Contrary to the myth that active managers tend to fare better than their benchmarks during volatile markets, 68.83% of domestic equity funds lagged the S&P Composite 1500® during the one-year period ending Dec. 31, 2018, making 2018 the fourth-worst year for active U.S. equity managers since 2001 (see Exhibit 1).
Evidence from the SPIVA U.S. Year-End 2018 Scorecard puts a question mark over the ability of active managers to generate alpha during market turmoil. In 2018, heightened volatility accompanied by below-average dispersion might have handcuffed active managers in terms of stock picking, and the investment outcome in general seemed more random than usual, as indicated by a relatively large standard deviation of return distribution.
Last year was a rollercoaster ride for financial markets (see Exhibit 2). The S&P 500® (-4.38%) finished 2018 with its first calendar-year loss in a decade, while the S&P MidCap 400® (-11.08%) and the S&P SmallCap 600® (-8.48%) posted even larger losses. Despite elevated volatility levels in 2018, monthly dispersion—the difference between winners and losers—of the S&P 500 remained generally below its long-term average since 2009 (see Exhibit 3). The combination of high volatility and low dispersion in 2018 created a challenge for active managers to generate alpha through stock selection.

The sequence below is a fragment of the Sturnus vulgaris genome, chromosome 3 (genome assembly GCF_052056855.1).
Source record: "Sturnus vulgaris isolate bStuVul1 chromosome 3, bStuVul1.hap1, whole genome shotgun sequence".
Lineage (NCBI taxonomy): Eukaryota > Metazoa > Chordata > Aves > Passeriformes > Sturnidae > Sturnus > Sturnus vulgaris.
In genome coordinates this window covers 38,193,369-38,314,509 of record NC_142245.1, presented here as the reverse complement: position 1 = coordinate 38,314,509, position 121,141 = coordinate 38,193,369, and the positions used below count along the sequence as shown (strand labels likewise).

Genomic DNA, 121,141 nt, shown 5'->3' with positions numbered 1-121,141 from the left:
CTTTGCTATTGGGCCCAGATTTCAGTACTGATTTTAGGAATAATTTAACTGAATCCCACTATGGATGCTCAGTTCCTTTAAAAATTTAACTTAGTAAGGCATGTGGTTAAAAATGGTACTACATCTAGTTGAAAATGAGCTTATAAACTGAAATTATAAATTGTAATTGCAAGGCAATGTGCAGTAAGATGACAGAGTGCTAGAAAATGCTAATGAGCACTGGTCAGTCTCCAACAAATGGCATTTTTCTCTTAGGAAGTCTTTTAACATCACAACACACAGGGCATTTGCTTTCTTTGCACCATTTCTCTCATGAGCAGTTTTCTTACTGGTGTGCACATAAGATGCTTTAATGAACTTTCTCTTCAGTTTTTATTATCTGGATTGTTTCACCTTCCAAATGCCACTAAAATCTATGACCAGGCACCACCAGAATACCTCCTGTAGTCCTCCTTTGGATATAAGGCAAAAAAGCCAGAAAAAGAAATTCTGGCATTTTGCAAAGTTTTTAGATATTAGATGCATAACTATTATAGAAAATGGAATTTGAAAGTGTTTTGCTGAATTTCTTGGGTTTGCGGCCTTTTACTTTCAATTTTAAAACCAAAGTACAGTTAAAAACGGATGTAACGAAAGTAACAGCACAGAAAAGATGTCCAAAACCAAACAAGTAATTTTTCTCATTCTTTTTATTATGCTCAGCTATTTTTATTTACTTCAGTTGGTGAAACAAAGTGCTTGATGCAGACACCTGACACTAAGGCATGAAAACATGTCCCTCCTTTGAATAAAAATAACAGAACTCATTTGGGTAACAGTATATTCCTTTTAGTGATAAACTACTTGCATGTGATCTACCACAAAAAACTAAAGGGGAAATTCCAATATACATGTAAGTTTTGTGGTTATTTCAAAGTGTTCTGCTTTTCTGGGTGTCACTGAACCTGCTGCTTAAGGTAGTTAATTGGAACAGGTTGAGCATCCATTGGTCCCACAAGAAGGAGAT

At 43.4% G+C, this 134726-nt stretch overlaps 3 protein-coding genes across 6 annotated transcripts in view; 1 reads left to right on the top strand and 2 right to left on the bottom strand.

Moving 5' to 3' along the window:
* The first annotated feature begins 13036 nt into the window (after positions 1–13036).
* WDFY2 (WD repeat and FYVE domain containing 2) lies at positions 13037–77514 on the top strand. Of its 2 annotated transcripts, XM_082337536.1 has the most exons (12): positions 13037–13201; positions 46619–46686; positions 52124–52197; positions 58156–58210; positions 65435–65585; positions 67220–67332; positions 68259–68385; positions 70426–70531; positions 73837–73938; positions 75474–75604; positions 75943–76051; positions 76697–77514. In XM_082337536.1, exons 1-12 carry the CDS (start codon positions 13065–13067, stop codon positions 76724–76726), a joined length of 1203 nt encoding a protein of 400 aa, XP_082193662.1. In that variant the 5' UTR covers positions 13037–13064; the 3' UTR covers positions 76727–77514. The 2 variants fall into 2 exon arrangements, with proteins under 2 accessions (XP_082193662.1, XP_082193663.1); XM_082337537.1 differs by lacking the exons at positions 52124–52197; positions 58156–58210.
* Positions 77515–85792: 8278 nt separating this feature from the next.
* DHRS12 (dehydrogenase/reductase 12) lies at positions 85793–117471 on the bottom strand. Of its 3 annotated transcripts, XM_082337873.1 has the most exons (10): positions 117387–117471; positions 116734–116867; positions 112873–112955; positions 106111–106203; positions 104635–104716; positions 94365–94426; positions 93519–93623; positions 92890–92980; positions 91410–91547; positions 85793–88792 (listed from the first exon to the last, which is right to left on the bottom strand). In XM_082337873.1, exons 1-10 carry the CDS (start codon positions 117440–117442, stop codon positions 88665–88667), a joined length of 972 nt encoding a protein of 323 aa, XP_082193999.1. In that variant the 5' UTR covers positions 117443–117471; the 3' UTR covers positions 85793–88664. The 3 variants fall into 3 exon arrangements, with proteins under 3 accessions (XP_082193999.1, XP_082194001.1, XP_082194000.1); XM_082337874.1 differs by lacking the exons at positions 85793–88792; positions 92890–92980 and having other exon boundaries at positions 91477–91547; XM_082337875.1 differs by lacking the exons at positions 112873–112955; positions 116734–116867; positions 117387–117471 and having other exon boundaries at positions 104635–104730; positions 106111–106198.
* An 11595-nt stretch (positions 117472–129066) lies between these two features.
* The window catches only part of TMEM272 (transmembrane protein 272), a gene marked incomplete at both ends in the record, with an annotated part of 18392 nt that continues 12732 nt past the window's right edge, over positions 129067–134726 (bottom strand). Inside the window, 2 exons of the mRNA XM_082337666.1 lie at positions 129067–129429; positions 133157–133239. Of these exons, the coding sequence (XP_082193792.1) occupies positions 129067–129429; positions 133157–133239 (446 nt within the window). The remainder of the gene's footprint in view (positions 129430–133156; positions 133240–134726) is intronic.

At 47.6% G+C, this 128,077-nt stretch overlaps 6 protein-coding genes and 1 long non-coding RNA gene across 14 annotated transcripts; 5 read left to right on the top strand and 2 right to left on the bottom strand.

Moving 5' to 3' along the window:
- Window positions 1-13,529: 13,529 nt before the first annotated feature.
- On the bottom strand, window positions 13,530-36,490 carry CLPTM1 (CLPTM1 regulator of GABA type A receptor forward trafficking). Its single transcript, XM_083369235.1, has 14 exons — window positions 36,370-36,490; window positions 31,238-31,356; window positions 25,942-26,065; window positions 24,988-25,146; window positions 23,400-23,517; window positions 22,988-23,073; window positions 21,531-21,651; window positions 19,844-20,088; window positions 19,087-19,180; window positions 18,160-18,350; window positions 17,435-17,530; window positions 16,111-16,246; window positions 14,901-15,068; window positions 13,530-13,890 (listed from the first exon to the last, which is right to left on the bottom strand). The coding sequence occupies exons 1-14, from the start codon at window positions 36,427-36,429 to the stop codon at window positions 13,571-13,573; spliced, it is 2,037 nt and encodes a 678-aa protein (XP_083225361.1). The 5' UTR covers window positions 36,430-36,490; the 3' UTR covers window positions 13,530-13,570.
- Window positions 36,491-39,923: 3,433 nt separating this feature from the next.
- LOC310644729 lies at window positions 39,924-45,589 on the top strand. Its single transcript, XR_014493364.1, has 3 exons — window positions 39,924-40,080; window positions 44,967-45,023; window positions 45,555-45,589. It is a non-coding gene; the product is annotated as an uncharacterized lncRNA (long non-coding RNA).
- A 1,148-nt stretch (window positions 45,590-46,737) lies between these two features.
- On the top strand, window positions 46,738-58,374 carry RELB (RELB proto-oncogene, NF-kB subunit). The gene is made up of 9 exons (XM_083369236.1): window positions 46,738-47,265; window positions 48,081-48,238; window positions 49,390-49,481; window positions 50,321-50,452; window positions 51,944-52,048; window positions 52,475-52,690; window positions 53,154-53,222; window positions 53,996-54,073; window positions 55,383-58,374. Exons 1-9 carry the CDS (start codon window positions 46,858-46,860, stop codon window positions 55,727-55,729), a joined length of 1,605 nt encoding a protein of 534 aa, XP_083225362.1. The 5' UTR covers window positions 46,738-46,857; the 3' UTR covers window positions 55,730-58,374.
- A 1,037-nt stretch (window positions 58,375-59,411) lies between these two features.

Outcomes from active investment decisions in 2018’s market conditions seemed more random than usual. The one-year return distribution of all U.S. large-cap funds showed higher standard deviation compared with medium- and long-term distributions (see Exhibit 4).
For the ninth consecutive year, the majority (64.49%) of large-cap funds underperformed the S&P 500. Similarly, small-cap equity managers found it more challenging to navigate 2018’s market environment compared with 2017’s range-bound market movements; 68.45% of all small-cap funds lagged the S&P SmallCap 600 over the one-year horizon. Mid-cap mutual funds fared better; for the second consecutive year, the majority (54.36%) beat the S&P MidCap 400. Over the fifteen-year investment horizon, however, 80% or more of active managers across all categories underperformed their respective benchmarks.